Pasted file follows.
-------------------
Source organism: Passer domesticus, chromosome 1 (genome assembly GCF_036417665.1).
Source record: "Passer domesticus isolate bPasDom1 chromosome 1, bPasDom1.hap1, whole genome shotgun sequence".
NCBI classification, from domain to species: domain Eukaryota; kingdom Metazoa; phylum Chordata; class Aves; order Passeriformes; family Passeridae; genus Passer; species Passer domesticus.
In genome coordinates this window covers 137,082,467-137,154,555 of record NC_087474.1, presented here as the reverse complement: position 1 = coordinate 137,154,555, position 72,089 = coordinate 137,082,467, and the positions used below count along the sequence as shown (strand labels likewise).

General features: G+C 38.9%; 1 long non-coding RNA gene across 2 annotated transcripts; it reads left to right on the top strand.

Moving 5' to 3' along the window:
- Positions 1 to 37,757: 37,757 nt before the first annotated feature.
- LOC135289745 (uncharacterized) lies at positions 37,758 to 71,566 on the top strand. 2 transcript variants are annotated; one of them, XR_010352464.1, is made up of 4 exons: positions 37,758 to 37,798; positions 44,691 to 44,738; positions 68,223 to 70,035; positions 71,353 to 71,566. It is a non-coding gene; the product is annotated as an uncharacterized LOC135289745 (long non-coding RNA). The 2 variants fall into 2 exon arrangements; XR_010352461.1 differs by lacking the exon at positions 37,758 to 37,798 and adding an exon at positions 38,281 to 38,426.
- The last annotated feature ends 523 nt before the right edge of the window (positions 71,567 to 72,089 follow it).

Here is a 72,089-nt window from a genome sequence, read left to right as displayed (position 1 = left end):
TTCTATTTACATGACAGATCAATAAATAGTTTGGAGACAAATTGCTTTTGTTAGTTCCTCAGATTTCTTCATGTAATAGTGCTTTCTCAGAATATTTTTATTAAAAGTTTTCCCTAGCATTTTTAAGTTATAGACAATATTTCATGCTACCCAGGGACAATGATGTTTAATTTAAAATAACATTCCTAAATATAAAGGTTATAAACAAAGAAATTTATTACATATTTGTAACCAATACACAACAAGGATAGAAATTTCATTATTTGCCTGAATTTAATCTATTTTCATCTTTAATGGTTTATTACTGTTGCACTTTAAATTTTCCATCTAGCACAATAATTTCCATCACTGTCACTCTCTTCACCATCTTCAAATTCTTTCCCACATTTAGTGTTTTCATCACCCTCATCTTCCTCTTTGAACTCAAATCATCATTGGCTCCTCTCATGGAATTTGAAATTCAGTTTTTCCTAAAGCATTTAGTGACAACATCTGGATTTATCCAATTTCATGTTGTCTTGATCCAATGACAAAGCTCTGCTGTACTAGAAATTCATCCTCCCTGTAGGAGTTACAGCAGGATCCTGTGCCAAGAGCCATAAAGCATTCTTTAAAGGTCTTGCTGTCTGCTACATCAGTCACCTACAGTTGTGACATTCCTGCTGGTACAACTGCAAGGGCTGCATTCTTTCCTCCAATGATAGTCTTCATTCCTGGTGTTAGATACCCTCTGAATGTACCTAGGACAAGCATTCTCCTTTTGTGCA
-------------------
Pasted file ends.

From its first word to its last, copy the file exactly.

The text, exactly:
Source organism: Passer domesticus, chromosome 1 (genome assembly GCF_036417665.1).
Source record: "Passer domesticus isolate bPasDom1 chromosome 1, bPasDom1.hap1, whole genome shotgun sequence".
NCBI classification, from domain to species: domain Eukaryota; kingdom Metazoa; phylum Chordata; class Aves; order Passeriformes; family Passeridae; genus Passer; species Passer domesticus.
In genome coordinates this window covers 137,082,467-137,154,555 of record NC_087474.1, presented here as the reverse complement: position 1 = coordinate 137,154,555, position 72,089 = coordinate 137,082,467, and the positions used below count along the sequence as shown (strand labels likewise).

General features: G+C 38.9%; 1 long non-coding RNA gene across 2 annotated transcripts; it reads left to right on the top strand.

Moving 5' to 3' along the window:
- Positions 1 to 37,757: 37,757 nt before the first annotated feature.
- LOC135289745 (uncharacterized) lies at positions 37,758 to 71,566 on the top strand. 2 transcript variants are annotated; one of them, XR_010352464.1, is made up of 4 exons: positions 37,758 to 37,798; positions 44,691 to 44,738; positions 68,223 to 70,035; positions 71,353 to 71,566. It is a non-coding gene; the product is annotated as an uncharacterized LOC135289745 (long non-coding RNA). The 2 variants fall into 2 exon arrangements; XR_010352461.1 differs by lacking the exon at positions 37,758 to 37,798 and adding an exon at positions 38,281 to 38,426.
- The last annotated feature ends 523 nt before the right edge of the window (positions 71,567 to 72,089 follow it).

Here is a 72,089-nt window from a genome sequence, read left to right as displayed (position 1 = left end):
TTCTATTTACATGACAGATCAATAAATAGTTTGGAGACAAATTGCTTTTGTTAGTTCCTCAGATTTCTTCATGTAATAGTGCTTTCTCAGAATATTTTTATTAAAAGTTTTCCCTAGCATTTTTAAGTTATAGACAATATTTCATGCTACCCAGGGACAATGATGTTTAATTTAAAATAACATTCCTAAATATAAAGGTTATAAACAAAGAAATTTATTACATATTTGTAACCAATACACAACAAGGATAGAAATTTCATTATTTGCCTGAATTTAATCTATTTTCATCTTTAATGGTTTATTACTGTTGCACTTTAAATTTTCCATCTAGCACAATAATTTCCATCACTGTCACTCTCTTCACCATCTTCAAATTCTTTCCCACATTTAGTGTTTTCATCACCCTCATCTTCCTCTTTGAACTCAAATCATCATTGGCTCCTCTCATGGAATTTGAAATTCAGTTTTTCCTAAAGCATTTAGTGACAACATCTGGATTTATCCAATTTCATGTTGTCTTGATCCAATGACAAAGCTCTGCTGTACTAGAAATTCATCCTCCCTGTAGGAGTTACAGCAGGATCCTGTGCCAAGAGCCATAAAGCATTCTTTAAAGGTCTTGCTGTCTGCTACATCAGTCACCTACAGTTGTGACATTCCTGCTGGTACAACTGCAAGGGCTGCATTCTTTCCTCCAATGATAGTCTTCATTCCTGGTGTTAGATACCCTCTGAATGTACCTAGGACAAGCATTCTCCTTTTGTGCA